Sunday, April 26, 2009

Philadelphia Inquirer: 'Johnson was the first black American to have his compositions published'

[The Music of Francis Johnson & His Contemporaries: Early 19th-Century Black Composers; Diane Monroe, Violin; The Chestnut Brass Company and Friends; Tamara Brooks, Conductor; Music Masters 7029-2-C (1990)]

Posted on Sun, Apr. 26, 2009 
Francis Johnson lived in Philadelphia in the early 1800s and became one of the most popular band leaders in the city. As the first black American to give public concerts, Johnson and his band performed at functions all over Philadelphia, from balls to private parties. Philadelphia politician Samuel Breck wrote in his diary about attending a ball at the Rush house on Chestnut Street in 1828. 'Johnson, with five of his band, was there,' Breck wrote. 'The Black musician is a man of taste and even science in his vocation. He has organized a large Band, and gives lessons upon various instruments; and what is still more useful and certainly more singular, is the talent he has of turning every lively tune in the new operas to his purposes.'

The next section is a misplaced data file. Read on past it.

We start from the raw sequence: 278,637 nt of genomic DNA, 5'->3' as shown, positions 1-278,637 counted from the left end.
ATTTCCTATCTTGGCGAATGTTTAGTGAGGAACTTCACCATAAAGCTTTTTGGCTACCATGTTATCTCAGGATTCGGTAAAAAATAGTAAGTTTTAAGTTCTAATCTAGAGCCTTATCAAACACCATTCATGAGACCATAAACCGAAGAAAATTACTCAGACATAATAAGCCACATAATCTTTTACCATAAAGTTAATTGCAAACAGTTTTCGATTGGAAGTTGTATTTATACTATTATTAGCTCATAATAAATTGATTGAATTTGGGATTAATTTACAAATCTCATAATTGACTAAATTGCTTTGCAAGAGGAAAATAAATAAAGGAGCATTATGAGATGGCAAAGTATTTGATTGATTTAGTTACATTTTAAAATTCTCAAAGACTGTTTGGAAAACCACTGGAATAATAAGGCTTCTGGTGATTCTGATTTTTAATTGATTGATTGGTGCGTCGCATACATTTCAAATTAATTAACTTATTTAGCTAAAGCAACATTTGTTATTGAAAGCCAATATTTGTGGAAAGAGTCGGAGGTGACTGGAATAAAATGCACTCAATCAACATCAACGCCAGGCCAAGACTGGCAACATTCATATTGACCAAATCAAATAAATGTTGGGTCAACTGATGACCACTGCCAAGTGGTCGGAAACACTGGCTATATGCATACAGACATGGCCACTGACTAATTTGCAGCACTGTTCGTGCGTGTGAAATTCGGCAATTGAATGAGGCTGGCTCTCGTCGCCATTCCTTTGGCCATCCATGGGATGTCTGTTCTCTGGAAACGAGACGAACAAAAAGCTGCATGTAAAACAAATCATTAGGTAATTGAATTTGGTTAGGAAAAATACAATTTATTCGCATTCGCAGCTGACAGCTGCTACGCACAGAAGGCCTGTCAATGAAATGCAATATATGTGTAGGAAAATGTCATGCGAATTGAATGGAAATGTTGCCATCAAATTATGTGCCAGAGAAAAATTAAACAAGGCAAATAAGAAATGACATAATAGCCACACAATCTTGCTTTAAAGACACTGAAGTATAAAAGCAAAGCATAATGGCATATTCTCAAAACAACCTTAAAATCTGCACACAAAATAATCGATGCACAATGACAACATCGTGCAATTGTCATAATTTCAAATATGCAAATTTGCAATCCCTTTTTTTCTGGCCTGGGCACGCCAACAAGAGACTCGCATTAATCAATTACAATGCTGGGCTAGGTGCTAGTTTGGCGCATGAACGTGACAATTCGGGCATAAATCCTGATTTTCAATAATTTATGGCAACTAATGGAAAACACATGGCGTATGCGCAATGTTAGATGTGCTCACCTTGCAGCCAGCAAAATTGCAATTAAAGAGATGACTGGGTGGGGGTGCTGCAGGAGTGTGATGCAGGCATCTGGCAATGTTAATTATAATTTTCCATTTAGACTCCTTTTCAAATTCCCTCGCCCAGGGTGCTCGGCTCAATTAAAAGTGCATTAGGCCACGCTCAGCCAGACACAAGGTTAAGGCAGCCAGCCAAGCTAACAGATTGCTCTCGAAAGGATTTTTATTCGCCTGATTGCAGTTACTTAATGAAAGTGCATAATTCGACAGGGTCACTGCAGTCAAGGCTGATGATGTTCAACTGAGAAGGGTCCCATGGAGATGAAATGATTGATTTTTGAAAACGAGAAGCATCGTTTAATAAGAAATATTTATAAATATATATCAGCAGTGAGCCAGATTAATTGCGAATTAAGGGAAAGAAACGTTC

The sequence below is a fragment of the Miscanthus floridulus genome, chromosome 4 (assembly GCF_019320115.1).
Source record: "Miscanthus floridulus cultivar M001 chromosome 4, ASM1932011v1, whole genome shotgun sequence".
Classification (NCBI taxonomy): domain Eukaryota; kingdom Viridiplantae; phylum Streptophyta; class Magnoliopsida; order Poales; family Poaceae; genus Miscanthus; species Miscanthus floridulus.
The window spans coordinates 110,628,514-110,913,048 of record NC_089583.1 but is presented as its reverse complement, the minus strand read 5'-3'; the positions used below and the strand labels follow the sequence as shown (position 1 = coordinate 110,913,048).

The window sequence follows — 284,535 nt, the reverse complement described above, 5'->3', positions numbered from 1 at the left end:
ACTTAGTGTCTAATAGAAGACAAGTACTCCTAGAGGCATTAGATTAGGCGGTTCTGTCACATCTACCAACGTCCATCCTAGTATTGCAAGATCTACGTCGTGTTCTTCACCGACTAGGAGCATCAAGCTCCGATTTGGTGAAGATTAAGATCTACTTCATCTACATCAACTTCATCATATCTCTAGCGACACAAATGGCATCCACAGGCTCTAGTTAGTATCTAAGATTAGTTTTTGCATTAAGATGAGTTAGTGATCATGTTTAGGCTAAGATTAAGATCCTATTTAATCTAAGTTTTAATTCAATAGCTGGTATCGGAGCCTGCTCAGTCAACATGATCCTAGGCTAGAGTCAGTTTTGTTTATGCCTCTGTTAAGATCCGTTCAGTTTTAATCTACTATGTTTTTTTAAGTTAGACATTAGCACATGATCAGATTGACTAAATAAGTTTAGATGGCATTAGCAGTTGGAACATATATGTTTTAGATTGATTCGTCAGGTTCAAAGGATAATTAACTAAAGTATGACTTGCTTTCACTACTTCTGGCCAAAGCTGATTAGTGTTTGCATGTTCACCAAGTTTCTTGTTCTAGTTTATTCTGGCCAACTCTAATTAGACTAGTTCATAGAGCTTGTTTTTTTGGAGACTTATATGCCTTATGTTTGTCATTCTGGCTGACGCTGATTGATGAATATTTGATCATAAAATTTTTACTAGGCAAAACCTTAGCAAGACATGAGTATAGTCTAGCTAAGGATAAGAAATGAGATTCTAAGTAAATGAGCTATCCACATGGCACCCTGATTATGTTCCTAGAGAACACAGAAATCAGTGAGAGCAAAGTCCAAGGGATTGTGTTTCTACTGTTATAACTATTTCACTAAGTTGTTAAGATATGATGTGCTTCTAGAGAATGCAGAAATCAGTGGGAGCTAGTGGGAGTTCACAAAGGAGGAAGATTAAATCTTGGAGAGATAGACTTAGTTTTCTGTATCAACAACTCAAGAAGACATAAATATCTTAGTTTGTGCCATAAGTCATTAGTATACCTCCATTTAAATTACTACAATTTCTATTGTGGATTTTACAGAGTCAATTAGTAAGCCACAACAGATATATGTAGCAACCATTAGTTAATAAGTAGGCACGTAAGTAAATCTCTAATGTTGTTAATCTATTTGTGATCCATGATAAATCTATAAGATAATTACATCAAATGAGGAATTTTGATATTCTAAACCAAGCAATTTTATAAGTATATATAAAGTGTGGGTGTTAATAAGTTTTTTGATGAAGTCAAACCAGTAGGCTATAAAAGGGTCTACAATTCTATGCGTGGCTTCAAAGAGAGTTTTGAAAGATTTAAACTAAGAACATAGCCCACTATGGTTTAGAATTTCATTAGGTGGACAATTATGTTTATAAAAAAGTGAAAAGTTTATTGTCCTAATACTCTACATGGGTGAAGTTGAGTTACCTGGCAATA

"Johnson also performed outside the city, at resorts in Saratoga Springs, N.Y., and Cape May, and led a small ensemble on a European tour in 1837. He was famous for his skills on the violin and keyed bugle, and for his dramatic performance style."  [Full Post] [Francis B. Johnson (1792-1844) was an African American bugler, bandleader and composer whose life has been researched by Dr. Dominique-René de Lerma, Professor of Music, Lawrence University, Appleton, Wisconsin. The research has been made available for the Francis B. Johnson page at]

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